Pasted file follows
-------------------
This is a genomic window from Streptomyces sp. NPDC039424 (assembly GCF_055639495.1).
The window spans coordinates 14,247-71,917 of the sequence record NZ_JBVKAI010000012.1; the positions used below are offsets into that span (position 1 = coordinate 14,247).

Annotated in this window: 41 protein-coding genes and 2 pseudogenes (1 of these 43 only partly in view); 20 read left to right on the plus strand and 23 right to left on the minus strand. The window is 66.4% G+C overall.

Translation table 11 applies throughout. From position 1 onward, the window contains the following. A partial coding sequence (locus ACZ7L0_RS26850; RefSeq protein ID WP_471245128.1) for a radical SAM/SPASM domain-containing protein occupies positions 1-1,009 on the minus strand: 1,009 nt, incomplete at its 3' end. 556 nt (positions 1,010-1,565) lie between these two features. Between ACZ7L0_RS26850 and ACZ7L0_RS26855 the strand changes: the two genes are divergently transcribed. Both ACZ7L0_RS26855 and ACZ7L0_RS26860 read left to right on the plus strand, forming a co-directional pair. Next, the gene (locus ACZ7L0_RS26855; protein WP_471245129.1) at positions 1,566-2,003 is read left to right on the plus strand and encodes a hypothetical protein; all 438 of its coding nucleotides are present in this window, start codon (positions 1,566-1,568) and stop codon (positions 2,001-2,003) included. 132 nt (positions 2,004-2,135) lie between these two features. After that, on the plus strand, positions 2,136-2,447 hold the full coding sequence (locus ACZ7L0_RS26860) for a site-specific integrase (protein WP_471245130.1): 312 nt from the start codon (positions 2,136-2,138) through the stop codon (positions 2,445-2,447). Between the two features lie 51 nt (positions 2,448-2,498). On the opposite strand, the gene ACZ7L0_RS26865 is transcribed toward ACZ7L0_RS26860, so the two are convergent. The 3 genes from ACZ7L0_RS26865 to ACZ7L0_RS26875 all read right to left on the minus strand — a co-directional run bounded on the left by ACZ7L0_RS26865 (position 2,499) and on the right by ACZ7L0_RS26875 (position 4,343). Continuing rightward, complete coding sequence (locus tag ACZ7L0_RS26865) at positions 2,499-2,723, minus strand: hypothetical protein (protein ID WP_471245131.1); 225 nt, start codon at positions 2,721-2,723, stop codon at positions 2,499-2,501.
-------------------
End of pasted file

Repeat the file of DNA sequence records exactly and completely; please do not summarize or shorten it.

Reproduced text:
This is a genomic window from Streptomyces sp. NPDC039424 (assembly GCF_055639495.1).
The window spans coordinates 14,247-71,917 of the sequence record NZ_JBVKAI010000012.1; the positions used below are offsets into that span (position 1 = coordinate 14,247).

Annotated in this window: 41 protein-coding genes and 2 pseudogenes (1 of these 43 only partly in view); 20 read left to right on the plus strand and 23 right to left on the minus strand. The window is 66.4% G+C overall.

Translation table 11 applies throughout. From position 1 onward, the window contains the following. A partial coding sequence (locus ACZ7L0_RS26850; RefSeq protein ID WP_471245128.1) for a radical SAM/SPASM domain-containing protein occupies positions 1-1,009 on the minus strand: 1,009 nt, incomplete at its 3' end. 556 nt (positions 1,010-1,565) lie between these two features. Between ACZ7L0_RS26850 and ACZ7L0_RS26855 the strand changes: the two genes are divergently transcribed. Both ACZ7L0_RS26855 and ACZ7L0_RS26860 read left to right on the plus strand, forming a co-directional pair. Next, the gene (locus ACZ7L0_RS26855; protein WP_471245129.1) at positions 1,566-2,003 is read left to right on the plus strand and encodes a hypothetical protein; all 438 of its coding nucleotides are present in this window, start codon (positions 1,566-1,568) and stop codon (positions 2,001-2,003) included. 132 nt (positions 2,004-2,135) lie between these two features. After that, on the plus strand, positions 2,136-2,447 hold the full coding sequence (locus ACZ7L0_RS26860) for a site-specific integrase (protein WP_471245130.1): 312 nt from the start codon (positions 2,136-2,138) through the stop codon (positions 2,445-2,447). Between the two features lie 51 nt (positions 2,448-2,498). On the opposite strand, the gene ACZ7L0_RS26865 is transcribed toward ACZ7L0_RS26860, so the two are convergent. The 3 genes from ACZ7L0_RS26865 to ACZ7L0_RS26875 all read right to left on the minus strand — a co-directional run bounded on the left by ACZ7L0_RS26865 (position 2,499) and on the right by ACZ7L0_RS26875 (position 4,343). Continuing rightward, complete coding sequence (locus tag ACZ7L0_RS26865) at positions 2,499-2,723, minus strand: hypothetical protein (protein ID WP_471245131.1); 225 nt, start codon at positions 2,721-2,723, stop codon at positions 2,499-2,501.